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Researchers argue for one vaccine dose to enhance supply

A single dose of one of the currently available COVID-19 vaccines, even if less effective than two doses, may have greater population benefit, three research groups argued on Tuesday in three papers in Annals of Internal Medicine.

In large trials, two-dose regimens of the vaccine from Pfizer and partner BioNTech and Moderna’s shot both demonstrated nearly 95% efficacy in preventing illness from the coronavirus.

Yale School of Public Health researchers say a less-effective single-dose might confer greater population benefit than a 95%-effective vaccine requiring two doses.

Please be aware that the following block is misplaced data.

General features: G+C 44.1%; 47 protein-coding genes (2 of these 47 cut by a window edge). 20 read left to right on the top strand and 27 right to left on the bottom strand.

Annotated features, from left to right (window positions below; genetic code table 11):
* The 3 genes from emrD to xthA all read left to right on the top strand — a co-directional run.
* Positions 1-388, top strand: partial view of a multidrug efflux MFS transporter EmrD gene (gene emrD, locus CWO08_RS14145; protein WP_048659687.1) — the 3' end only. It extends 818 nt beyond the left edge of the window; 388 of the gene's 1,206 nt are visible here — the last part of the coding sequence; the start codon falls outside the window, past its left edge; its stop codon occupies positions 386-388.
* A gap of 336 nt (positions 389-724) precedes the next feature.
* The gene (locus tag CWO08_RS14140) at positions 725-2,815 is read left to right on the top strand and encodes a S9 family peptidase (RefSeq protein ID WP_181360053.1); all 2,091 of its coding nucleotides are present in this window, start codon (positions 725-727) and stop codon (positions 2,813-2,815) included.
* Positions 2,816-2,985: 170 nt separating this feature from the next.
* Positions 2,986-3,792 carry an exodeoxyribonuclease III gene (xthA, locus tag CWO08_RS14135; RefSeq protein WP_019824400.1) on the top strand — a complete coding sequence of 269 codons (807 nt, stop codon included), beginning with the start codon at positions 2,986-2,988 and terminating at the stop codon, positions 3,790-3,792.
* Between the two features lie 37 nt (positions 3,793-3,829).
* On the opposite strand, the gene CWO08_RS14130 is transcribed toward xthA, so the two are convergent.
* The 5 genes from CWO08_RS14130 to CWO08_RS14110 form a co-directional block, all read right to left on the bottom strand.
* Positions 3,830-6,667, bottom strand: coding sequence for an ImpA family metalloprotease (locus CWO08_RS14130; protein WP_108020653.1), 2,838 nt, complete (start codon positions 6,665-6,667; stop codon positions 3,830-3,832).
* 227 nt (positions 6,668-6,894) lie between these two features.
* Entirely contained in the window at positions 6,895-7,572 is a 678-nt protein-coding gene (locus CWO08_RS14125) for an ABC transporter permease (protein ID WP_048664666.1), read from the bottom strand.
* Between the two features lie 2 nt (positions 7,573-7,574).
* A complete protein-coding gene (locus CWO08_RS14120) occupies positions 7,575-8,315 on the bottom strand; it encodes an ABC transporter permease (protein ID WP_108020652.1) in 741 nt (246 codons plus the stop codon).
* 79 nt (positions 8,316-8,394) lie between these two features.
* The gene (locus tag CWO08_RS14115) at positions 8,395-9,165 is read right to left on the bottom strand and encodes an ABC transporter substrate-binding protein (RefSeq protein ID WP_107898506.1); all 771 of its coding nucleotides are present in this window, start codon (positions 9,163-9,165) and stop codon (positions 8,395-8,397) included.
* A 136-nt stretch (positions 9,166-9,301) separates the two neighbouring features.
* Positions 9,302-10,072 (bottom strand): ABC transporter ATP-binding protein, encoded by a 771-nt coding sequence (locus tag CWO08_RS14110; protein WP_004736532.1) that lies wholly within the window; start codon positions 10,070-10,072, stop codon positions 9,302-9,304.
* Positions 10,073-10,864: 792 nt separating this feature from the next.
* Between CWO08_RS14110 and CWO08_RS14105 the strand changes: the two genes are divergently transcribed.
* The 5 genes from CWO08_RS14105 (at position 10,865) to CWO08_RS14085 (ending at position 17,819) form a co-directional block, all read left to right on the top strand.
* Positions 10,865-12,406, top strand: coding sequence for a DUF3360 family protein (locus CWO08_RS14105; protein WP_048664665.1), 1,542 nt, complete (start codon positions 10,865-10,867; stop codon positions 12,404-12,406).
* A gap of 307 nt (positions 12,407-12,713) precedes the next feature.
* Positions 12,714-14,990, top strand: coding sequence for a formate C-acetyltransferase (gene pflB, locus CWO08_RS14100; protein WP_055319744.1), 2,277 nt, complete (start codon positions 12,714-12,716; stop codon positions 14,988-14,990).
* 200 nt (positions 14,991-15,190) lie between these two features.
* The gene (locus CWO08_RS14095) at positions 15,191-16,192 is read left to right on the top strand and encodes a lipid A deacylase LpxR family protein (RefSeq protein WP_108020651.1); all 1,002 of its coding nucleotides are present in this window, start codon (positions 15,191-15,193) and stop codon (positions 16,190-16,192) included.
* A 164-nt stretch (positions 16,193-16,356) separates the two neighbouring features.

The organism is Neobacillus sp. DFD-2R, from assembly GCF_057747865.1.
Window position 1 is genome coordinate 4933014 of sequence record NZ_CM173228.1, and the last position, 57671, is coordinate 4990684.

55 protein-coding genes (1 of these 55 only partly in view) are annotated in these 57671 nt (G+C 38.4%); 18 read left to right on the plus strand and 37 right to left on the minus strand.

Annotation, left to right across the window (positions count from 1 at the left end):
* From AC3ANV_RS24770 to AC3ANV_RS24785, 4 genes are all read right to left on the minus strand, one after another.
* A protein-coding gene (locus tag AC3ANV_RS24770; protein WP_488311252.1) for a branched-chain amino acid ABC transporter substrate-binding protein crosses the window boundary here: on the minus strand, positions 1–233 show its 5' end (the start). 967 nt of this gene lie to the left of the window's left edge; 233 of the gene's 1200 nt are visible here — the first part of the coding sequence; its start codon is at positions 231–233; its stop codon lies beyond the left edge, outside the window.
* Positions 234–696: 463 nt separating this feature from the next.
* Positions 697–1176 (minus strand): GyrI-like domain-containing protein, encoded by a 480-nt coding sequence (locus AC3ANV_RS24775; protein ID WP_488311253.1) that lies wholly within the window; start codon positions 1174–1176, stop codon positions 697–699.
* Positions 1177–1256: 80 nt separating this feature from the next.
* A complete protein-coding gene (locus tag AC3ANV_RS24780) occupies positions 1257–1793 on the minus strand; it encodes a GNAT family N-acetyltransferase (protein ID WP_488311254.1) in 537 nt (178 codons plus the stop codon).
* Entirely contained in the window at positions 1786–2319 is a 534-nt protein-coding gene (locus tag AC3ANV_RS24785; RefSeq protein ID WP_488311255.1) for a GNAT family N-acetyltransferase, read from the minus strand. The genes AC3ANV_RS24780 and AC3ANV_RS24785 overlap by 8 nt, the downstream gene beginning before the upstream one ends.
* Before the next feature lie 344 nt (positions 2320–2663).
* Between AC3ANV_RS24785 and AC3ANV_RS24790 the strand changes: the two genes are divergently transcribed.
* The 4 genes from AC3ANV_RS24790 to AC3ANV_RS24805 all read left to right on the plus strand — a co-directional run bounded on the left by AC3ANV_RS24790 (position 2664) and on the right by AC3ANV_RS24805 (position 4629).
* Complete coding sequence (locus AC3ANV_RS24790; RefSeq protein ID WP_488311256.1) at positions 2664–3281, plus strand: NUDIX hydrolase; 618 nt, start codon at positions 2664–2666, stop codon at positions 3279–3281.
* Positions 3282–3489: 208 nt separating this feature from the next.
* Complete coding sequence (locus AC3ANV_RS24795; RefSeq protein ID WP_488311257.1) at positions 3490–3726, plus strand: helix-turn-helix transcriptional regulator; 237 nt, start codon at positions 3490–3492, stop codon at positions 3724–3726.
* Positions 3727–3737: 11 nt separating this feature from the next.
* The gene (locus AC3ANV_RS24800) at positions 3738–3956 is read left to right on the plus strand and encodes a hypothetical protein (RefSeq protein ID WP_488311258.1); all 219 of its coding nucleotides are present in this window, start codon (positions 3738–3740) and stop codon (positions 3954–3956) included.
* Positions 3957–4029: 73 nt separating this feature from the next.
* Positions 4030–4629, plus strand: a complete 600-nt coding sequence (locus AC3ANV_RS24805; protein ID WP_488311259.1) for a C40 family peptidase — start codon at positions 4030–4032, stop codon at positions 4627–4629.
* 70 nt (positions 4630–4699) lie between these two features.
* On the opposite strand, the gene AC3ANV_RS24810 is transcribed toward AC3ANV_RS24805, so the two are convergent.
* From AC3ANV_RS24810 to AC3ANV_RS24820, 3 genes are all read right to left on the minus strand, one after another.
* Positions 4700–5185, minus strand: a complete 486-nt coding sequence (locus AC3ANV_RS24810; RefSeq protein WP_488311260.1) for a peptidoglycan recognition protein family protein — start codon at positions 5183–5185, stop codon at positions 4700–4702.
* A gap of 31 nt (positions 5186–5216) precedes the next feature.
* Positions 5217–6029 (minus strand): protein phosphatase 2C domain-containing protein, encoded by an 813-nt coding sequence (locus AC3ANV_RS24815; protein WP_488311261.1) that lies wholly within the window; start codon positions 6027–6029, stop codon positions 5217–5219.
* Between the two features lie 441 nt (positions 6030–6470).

University of Washington researchers say doubling vaccine coverage by giving a single dose to more people would hasten pandemic control by lowering transmission rates.

Stanford University researchers say delaying second doses in some people could enable millions more to receive a vaccine.

“In a public health emergency, a powerful argument exists for doing something with less-than-perfect results if it can help more persons quickly,” said Thomas Bollyky of the Council on Foreign Relations in an editorial published with the papers. “However, whether alternative approaches with current vaccines would accomplish this goal is far from clear.”

The U.S Food and Drug Administration said on Monday the idea of changing the authorized dosing or schedules of COVID-19 vaccines was premature and not supported by available data.



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